of his liberal projects. The Portuguese trade was carried on with great success from Ormuz. About 1595 the Dutch made their first appearance in the Indian Seas, and gave a great stimulus to competition. Nor were the English merchants indifferent to the opening of a new market. So far back as 1561 Antonie Jenkinson visited Persia with that object, but he was not favourably received. In the first year of the seventeenth century, John Mildenhall, accompanied by John Cartwright, a student of Magdalen, renewed the overtures, and they found Shah Abbas even then well disposed to cede a port on the Gulf. In 1609, Joseph Salbancke again reported favourably of the commercial prospects if an English fleet could contend successfully against the Portuguese and Dutch. At length the East India Company, which was founded in 1600, succeeded in opening the trade in 1614, and from that year a British Resident was regularly established at Ispahan. It thus happened that both political events and commercial enterprise concurred at the same time to bring Persia into communication with Europe, and a country tliat only a few years before was scarcely known became the frequent resort of travellers.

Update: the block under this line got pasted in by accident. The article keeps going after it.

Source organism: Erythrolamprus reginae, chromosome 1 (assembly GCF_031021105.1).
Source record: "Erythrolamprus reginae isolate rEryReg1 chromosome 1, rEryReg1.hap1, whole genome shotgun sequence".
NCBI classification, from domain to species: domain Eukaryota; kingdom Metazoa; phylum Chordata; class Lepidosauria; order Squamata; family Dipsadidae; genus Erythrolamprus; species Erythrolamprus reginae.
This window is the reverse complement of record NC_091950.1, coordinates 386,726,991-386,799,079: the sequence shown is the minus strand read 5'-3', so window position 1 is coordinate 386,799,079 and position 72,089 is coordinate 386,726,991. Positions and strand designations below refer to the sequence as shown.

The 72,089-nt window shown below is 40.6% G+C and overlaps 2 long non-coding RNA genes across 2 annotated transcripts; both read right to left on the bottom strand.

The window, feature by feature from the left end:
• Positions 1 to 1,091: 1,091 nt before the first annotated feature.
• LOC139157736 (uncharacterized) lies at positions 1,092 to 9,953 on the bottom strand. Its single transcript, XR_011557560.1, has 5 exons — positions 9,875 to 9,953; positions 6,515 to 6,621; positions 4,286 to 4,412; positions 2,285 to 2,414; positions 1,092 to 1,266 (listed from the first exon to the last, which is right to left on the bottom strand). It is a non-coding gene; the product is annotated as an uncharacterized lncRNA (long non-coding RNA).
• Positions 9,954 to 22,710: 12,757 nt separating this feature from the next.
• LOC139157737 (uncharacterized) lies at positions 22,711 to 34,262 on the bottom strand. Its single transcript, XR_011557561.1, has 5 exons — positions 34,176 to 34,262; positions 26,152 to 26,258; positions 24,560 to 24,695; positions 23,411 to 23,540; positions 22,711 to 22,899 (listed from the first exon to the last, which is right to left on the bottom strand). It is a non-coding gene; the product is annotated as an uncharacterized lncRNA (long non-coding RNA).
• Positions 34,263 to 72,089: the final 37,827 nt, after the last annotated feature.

In 1601, Philip II. thought it advisable to renew diplomatic intercourse with this great monarch, and he instructed the Viceroy at Goa to despatch a second mission to Ispahan. The Viceroy chose three Augustinian friars, among whom was Antoine de Gouvea, who has left an interesting account of his travels. Gouvea was the Rector of the College of Goa, and Professor of Theology, and he had acquired a competent knowledge of Persian. The party landed at Ormuz early in 1602, and set out in May to join the king, but they turned aside from the direct route to visit 'Chelminira,' or the Forty Columns, which he believed to be the 'sepulchre of an